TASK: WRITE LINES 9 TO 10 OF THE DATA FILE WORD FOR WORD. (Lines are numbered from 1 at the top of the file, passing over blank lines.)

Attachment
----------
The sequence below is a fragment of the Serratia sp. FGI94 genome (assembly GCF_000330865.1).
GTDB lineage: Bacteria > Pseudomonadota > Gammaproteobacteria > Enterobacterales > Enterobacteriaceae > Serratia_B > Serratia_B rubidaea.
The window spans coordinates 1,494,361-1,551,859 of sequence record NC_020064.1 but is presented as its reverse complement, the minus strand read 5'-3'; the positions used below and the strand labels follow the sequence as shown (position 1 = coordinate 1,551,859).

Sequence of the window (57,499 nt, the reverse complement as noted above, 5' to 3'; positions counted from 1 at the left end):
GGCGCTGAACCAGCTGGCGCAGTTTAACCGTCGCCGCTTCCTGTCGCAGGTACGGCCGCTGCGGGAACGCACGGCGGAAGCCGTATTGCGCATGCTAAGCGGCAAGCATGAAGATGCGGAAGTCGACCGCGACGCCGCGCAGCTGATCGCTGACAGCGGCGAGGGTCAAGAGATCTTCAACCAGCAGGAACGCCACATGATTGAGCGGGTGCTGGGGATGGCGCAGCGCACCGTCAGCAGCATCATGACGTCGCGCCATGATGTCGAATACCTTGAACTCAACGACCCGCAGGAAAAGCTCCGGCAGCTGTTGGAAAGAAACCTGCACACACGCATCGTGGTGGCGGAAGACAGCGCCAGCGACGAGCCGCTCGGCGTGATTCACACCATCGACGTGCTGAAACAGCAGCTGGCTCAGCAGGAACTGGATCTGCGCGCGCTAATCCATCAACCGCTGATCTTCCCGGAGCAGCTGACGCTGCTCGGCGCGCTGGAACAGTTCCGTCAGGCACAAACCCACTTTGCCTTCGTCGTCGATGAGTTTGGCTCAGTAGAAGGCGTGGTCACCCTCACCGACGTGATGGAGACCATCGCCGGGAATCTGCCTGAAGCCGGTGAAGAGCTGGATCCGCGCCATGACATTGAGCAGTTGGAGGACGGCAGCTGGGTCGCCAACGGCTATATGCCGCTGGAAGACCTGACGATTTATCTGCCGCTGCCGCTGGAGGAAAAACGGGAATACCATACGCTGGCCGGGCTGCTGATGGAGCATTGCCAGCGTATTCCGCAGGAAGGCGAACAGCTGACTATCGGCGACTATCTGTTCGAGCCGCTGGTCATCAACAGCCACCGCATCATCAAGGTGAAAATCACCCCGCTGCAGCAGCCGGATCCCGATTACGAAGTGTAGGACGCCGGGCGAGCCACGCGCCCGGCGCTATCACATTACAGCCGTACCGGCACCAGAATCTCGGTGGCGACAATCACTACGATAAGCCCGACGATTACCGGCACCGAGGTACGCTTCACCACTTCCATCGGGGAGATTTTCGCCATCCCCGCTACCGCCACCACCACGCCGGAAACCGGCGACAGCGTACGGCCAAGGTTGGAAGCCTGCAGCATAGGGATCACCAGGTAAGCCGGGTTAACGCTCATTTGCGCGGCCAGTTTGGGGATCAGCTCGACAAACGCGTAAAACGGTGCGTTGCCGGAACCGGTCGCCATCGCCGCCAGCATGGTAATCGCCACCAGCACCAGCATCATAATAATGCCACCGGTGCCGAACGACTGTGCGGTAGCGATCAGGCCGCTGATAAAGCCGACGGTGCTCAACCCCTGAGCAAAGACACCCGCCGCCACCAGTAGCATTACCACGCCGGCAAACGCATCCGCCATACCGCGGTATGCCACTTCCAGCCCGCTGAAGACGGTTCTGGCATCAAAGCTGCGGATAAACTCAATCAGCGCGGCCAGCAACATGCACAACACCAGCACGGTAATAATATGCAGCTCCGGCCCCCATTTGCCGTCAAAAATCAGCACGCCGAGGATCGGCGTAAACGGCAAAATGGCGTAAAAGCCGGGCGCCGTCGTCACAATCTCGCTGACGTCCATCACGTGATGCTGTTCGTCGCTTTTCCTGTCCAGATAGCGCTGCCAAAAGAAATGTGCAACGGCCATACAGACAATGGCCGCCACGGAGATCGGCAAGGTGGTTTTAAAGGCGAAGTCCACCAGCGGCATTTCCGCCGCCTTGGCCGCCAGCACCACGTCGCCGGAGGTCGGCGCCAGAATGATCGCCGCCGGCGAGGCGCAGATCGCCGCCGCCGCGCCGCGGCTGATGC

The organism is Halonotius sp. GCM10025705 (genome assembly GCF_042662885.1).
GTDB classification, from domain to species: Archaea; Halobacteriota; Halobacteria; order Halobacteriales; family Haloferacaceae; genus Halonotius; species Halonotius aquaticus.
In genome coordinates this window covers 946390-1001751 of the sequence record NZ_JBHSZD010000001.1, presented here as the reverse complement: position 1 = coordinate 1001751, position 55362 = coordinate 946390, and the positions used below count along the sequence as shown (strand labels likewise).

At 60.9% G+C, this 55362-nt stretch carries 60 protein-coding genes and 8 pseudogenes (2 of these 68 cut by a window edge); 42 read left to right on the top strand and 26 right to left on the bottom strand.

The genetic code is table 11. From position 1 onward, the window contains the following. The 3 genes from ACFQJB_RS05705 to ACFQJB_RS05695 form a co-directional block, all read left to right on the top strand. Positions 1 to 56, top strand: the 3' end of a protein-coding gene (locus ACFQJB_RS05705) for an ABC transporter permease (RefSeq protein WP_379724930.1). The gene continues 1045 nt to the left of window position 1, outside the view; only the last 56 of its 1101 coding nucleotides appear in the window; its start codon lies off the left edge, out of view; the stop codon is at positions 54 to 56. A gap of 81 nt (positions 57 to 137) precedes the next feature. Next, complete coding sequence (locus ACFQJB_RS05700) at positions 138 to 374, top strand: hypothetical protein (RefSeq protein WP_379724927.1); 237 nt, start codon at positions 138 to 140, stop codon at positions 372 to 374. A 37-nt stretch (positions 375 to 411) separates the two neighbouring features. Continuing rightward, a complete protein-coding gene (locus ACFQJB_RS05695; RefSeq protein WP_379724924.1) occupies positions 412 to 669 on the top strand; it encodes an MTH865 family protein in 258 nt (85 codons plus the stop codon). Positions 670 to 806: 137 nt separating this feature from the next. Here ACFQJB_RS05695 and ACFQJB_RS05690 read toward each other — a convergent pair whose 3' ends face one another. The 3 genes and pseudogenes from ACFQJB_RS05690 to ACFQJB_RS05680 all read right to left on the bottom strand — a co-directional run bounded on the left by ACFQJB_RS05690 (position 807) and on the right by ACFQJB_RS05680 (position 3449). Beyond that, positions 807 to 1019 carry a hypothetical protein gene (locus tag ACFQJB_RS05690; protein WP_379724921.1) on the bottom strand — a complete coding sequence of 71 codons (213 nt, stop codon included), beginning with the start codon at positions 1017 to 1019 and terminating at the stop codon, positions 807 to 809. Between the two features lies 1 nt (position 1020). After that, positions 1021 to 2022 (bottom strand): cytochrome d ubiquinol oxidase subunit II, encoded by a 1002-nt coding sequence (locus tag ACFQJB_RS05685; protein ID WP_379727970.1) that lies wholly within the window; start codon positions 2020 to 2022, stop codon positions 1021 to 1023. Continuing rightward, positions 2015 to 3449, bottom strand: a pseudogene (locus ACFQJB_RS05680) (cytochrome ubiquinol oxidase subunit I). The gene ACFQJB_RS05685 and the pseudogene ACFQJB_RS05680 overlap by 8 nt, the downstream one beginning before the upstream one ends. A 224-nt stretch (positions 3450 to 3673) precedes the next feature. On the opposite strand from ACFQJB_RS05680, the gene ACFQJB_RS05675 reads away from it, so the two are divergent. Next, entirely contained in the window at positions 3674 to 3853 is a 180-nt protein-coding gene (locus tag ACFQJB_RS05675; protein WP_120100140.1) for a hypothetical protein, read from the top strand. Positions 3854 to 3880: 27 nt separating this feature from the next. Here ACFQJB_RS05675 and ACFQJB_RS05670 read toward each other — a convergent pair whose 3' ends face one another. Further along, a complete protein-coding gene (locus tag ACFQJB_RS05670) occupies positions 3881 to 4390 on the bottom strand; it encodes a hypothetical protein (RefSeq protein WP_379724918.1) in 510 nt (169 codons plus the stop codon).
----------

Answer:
At 60.9% G+C, this 55362-nt stretch carries 60 protein-coding genes and 8 pseudogenes (2 of these 68 cut by a window edge); 42 read left to right on the top strand and 26 right to left on the bottom strand.

The genetic code is table 11. From position 1 onward, the window contains the following. The 3 genes from ACFQJB_RS05705 to ACFQJB_RS05695 form a co-directional block, all read left to right on the top strand. Positions 1 to 56, top strand: the 3' end of a protein-coding gene (locus ACFQJB_RS05705) for an ABC transporter permease (RefSeq protein WP_379724930.1). The gene continues 1045 nt to the left of window position 1, outside the view; only the last 56 of its 1101 coding nucleotides appear in the window; its start codon lies off the left edge, out of view; the stop codon is at positions 54 to 56. A gap of 81 nt (positions 57 to 137) precedes the next feature. Next, complete coding sequence (locus ACFQJB_RS05700) at positions 138 to 374, top strand: hypothetical protein (RefSeq protein WP_379724927.1); 237 nt, start codon at positions 138 to 140, stop codon at positions 372 to 374. A 37-nt stretch (positions 375 to 411) separates the two neighbouring features. Continuing rightward, a complete protein-coding gene (locus ACFQJB_RS05695; RefSeq protein WP_379724924.1) occupies positions 412 to 669 on the top strand; it encodes an MTH865 family protein in 258 nt (85 codons plus the stop codon). Positions 670 to 806: 137 nt separating this feature from the next. Here ACFQJB_RS05695 and ACFQJB_RS05690 read toward each other — a convergent pair whose 3' ends face one another. The 3 genes and pseudogenes from ACFQJB_RS05690 to ACFQJB_RS05680 all read right to left on the bottom strand — a co-directional run bounded on the left by ACFQJB_RS05690 (position 807) and on the right by ACFQJB_RS05680 (position 3449). Beyond that, positions 807 to 1019 carry a hypothetical protein gene (locus tag ACFQJB_RS05690; protein WP_379724921.1) on the bottom strand — a complete coding sequence of 71 codons (213 nt, stop codon included), beginning with the start codon at positions 1017 to 1019 and terminating at the stop codon, positions 807 to 809. Between the two features lies 1 nt (position 1020). After that, positions 1021 to 2022 (bottom strand): cytochrome d ubiquinol oxidase subunit II, encoded by a 1002-nt coding sequence (locus tag ACFQJB_RS05685; protein ID WP_379727970.1) that lies wholly within the window; start codon positions 2020 to 2022, stop codon positions 1021 to 1023. Continuing rightward, positions 2015 to 3449, bottom strand: a pseudogene (locus ACFQJB_RS05680) (cytochrome ubiquinol oxidase subunit I). The gene ACFQJB_RS05685 and the pseudogene ACFQJB_RS05680 overlap by 8 nt, the downstream one beginning before the upstream one ends. A 224-nt stretch (positions 3450 to 3673) precedes the next feature. On the opposite strand from ACFQJB_RS05680, the gene ACFQJB_RS05675 reads away from it, so the two are divergent. Next, entirely contained in the window at positions 3674 to 3853 is a 180-nt protein-coding gene (locus tag ACFQJB_RS05675; protein WP_120100140.1) for a hypothetical protein, read from the top strand. Positions 3854 to 3880: 27 nt separating this feature from the next. Here ACFQJB_RS05675 and ACFQJB_RS05670 read toward each other — a convergent pair whose 3' ends face one another. Further along, a complete protein-coding gene (locus tag ACFQJB_RS05670) occupies positions 3881 to 4390 on the bottom strand; it encodes a hypothetical protein (RefSeq protein WP_379724918.1) in 510 nt (169 codons plus the stop codon).